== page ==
Loss of sleep
Hamlet in the play alludes to sleep disturbance “were it not that I have bad dreams”.(II.ii.255) Another common symptom seen in patients with depression. Individuals experience a loss of sleep and if they do fall asleep it is disturbed, making them wake up tired and unrestful. Individuals who have depression have reported having bad dreams too, like Hamlet comments as their fears and anxiety is manifested in forms of dreams. He is unable to get a proper night’s sleep which makes him more irritated and angry at his situation and is seen being taken out on himself and others around him.
Suicidal ideation and thoughts
Because of Hamlet’s depression he cries out his desire for death during his first soliloquy in Act One Scene Two, hoping that his “too solid flesh would melt,/Thaw, and resolve into a dew” (I.ii.129-130). He doesn’t just expect to die; he fantasizes in a horrible way about it. It is a natural healthy thing to do to think about death; obsessing about it and thinking up dreadful ways to die is a red flag that something is wrong. His motives become even clearer as he notes outright that he intends to kill himself, complaining that the Everlasting had… fixed/His canon ‘gainst self-slaughter” (I.ii.131-132), meaning that the only thing preventing Hamlet from killing himself on the spot is the celestial rule against it.
As the play progresses, as seen by his famous “To be, or not to be” monologue, his suicidal thoughts grow stronger.
Ideas of guilt or worthlessness present
“Do you not come your tardy son to chide?” (III.iv.106–9)
“How all occasions do inform against me …”IV.iv.32)
“O what a rogue and peasant slave am I!” (II.ii.545–583)
All these lines given above talk about how Hamlet is tormented in his mind about thoughts of guilt and worthlessness. He compares himself to a slave rather than call himself the prince that he is. There is depletion of his own status in his mind showing that he now considers himself to be as worthless as a peasant slave. Someone who has no importance and is a mere individual. He is unable to see himself as a prince and takes pride in who he is.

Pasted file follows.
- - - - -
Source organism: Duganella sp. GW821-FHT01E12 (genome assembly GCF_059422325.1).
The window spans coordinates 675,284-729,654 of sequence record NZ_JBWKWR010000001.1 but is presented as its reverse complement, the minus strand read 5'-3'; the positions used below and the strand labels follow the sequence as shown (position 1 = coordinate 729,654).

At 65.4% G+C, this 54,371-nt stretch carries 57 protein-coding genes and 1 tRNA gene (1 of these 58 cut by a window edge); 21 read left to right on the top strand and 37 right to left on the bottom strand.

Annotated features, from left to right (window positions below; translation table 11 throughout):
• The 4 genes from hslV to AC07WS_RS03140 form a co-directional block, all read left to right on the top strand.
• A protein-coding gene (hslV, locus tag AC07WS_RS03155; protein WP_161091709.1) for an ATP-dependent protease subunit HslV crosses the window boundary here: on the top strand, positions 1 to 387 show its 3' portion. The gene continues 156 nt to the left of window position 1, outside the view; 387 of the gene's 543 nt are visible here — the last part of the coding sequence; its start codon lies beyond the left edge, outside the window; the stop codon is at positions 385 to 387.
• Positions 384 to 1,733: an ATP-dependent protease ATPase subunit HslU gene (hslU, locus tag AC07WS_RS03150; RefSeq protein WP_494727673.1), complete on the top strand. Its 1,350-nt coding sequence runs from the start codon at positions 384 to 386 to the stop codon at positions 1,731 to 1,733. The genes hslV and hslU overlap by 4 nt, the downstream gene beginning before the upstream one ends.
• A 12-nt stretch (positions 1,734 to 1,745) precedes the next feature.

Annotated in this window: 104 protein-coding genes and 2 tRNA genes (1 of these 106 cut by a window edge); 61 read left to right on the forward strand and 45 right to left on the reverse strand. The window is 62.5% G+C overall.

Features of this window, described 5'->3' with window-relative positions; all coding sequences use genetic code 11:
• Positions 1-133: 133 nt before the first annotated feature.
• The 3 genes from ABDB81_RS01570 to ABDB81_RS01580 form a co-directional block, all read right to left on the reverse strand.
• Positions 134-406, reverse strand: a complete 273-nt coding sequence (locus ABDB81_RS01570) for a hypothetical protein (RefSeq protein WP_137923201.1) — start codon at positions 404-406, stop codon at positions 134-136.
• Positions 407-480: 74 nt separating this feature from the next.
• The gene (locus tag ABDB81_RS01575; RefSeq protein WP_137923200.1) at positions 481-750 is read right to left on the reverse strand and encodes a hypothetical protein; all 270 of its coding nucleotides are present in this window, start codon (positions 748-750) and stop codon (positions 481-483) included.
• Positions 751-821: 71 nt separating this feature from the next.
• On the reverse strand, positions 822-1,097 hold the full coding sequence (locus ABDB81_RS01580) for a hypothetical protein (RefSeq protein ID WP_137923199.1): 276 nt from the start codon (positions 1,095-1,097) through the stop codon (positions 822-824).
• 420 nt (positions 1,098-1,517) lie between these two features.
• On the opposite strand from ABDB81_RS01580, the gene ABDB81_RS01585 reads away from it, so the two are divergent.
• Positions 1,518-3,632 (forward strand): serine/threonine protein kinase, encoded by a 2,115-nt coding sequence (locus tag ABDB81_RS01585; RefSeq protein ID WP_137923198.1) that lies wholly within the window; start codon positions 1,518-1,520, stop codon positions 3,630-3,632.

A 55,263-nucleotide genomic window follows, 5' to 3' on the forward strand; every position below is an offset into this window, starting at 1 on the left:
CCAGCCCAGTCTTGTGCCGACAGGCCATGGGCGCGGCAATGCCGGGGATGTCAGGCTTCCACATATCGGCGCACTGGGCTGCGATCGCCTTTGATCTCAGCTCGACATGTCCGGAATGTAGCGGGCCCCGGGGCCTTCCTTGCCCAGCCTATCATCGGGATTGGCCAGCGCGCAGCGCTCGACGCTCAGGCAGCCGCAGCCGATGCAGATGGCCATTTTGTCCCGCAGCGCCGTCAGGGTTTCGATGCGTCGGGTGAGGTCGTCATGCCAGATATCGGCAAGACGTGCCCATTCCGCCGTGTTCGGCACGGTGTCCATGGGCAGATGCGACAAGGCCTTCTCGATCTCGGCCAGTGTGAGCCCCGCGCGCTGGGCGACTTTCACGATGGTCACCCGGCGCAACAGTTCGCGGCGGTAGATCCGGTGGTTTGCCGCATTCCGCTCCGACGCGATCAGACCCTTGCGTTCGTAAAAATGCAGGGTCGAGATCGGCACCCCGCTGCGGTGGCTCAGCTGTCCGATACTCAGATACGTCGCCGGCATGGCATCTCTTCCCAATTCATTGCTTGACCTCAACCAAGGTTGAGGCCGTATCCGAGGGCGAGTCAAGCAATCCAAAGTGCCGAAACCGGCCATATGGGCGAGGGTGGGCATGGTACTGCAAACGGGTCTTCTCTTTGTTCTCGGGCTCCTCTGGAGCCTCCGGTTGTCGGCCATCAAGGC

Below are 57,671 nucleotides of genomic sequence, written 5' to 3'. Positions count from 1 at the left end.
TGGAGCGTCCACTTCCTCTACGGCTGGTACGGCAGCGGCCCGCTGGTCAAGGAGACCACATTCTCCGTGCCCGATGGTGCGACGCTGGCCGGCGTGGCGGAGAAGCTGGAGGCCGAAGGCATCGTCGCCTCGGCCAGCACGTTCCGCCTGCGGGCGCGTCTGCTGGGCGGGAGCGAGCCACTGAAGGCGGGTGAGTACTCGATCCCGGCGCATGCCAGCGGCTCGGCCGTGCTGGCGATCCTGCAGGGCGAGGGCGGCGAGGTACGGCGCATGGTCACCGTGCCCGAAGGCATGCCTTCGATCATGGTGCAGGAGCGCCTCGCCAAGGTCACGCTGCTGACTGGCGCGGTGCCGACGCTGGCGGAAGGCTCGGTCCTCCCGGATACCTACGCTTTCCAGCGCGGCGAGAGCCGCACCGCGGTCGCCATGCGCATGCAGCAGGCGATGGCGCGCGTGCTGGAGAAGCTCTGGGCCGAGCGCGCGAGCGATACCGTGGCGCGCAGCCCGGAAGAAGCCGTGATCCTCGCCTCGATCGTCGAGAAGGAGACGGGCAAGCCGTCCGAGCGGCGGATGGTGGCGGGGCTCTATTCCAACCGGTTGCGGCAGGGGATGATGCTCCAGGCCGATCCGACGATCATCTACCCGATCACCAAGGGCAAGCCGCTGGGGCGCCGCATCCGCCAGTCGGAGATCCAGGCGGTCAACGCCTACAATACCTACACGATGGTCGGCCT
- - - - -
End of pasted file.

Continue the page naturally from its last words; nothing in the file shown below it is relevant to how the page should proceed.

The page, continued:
You can read Hamlet online.
In this guide, we discussed Hamlet’s depression, the signs, and symptoms that can be seen throughout the play Hamlet, by William Shakespeare.
FAQs: Hamlet’s Depression
Is Hamlet suffering from depression?
Yes, Hamlet is suffering from depression as it can be interpreted from the play. The interpretation of the play Hamlet leads the viewers to believe that he was suffering from acute depression as seen by his obsessional features. HE is unable to make a firm resolution to act. Though at the time of Shakespeare the concept of depression was not there, instead it was called melancholy.
What mental illness does Hamlet have?
Hamlet’s madness and want for revenge but unable to act on it can be seen stemming out from a mental illness, most probably depression. Hamlet in the play himself admits to being suffering from melancholy. The death of his father is a triggering moment for him causing a decline in his preexisting condition. Throughout the play, Hamlet’s pessimistic and negative thoughts can be seen.
What makes Hamlet sad or depressed?
Hamlet after his father’s death becomes extremely sad, despite the efforts of his uncle King Claudius and his mother Gertrude to cheer him up there is no improvement in his mood. Hamlet in the play talks about his feelings of sadness and depression, particularly because his mother married his uncle.
What are the two main reasons why Hamlet is depressed?
There were not two but three things in the play that caused Hamlet to be depressed. But the two main reasons why Hamlet is depressed are the death of his father and the remarriage of his mother to his uncle. The third one being Ophelia. Hamlet is seen contemplating death and becomes ready to even die at the end of the play. When his father dies Hamlet seems lost and depressed and it is common to feel like this after the loss of a loved one.
Is Hamlet sad or suicidal?
It is not the sadness of Hamlet that is concerning in the play, which can be seen throughout the play. It is the fact that everyone is unnerved by his grief. Shakespeare has very well captured the way people react to sadness as if it is something completely bizarre, even when the reason for it is right in front of them.
Why does Hamlet want to kill himself?
The famous dialogues that Hamlet says in the play, “To be or not to be?” is where he is asking himself if it is better to be alive and go through life’s sufferings and pain. Or to die by killing oneself and ending all the suffering for once and for all. Events like his father’s death and his mother’s remarriage to his uncle do cause Hamlet to contemplate and see if he wants to kill himself.